Listen

Read

Watch

Schedules

Programs

Events

Give

Account

Donation Heart Ribbon

Stories for January 19, 2013

On Campaign Promises Report Card, Obama Did 'Pretty Well'

Jan. 19
NPR Staff / NPR
0 Comments

PolitiFact has been keeping a list -- a very long list -- on the president's first term.

The Rev. Al Sharpton, In Six True-False Statements

Jan. 19
Corey Dade / NPR
0 Comments
Tease photo

Editor's note: NPR's Corey Dade recently traveled to New York to interview the Rev. Al Sharpton about the unusual arc of his checkered career, from pugnacious street fighter for racial justice to savvy insider with ties to CEOs, a successful television show and the the ear of a soon-to-be second-term president. Click on the slideshow above to see a day in the life of Sharpton and hear more about how he juggles it all while running a civil rights organization with 40 chapters across the nation, hosting his own radio show, and appearing on PoliticsNation -- all on the same day.

How Did Tacoma, Wash. Get To Be America's 'Gayest City'?

Jan. 19
NPR Staff / NPR
0 Comments
Tease photo

Every year, when the Advocate magazine publishes their list of the 'Gayest Cities in America' it comes with a few surprises. This year was no different.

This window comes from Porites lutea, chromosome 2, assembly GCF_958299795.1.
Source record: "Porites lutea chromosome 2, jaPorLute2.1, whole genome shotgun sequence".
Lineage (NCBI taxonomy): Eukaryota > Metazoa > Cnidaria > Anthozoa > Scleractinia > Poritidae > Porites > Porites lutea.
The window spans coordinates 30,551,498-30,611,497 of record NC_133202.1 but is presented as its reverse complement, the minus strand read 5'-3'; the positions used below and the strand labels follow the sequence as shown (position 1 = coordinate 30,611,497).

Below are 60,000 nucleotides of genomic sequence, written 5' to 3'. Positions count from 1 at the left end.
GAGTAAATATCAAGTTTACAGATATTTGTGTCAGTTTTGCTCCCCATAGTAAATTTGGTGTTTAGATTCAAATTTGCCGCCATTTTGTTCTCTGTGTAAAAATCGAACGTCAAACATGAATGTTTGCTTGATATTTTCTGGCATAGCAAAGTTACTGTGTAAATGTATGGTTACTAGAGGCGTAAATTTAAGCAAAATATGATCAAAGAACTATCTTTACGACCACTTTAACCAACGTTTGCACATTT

Newtown Debates The Future Of Sandy Hook School

Jan. 19
Craig LeMoult / NPR
0 Comments
Tease photo

After the shootings at Sandy Hook Elementary School in December, the town arranged for students to go to school in an available building the neighboring town of Monroe. Now, Newtown is deliberating what to do with the building where the shootings took place and whether to build a new school.

A Soldier's Battle Lost After Returning Home

Jan. 19
NPR Staff / NPR
0 Comments
Tease photo

Spc. Lance Pilgrim was among the first Army troops to enter Iraq in March 2003. Eventually, he was diagnosed with post-traumatic stress disorder and died from an accidental overdose in 2007 at the age of 26.

A Gun Owner From The Left, Sen. Leahy Leads The Debate

Jan. 19
Carrie Johnson / NPR
0 Comments
Tease photo

President Obama says he's willing to use "whatever power his office holds" to stop gun violence, but the fate of many of his White House proposals will rest in no small part with one man: the chairman of the Senate Judiciary Committee.

Turning The 'Day Of Service' Into A Longer Commitment

Jan. 19
Pam Fessler / NPR
0 Comments

This weekend, hundreds of thousands of people -- including President Obama and his family -- are participating in volunteer activities around the country. Saturday's National Day of Service kicks off the president's second inauguration and honors Rev. Martin Luther King Jr.'s birthday.

'Algerian Style': Cooperative, To A Point

Jan. 19
Jackie Northam / NPR
0 Comments
Tease photo

The Algerian government gave no advance notice that it was planning to launch a military operation to rescue hostages at the remote In Amenas natural gas field, despite offers of support and advice by many nations, including the U.S.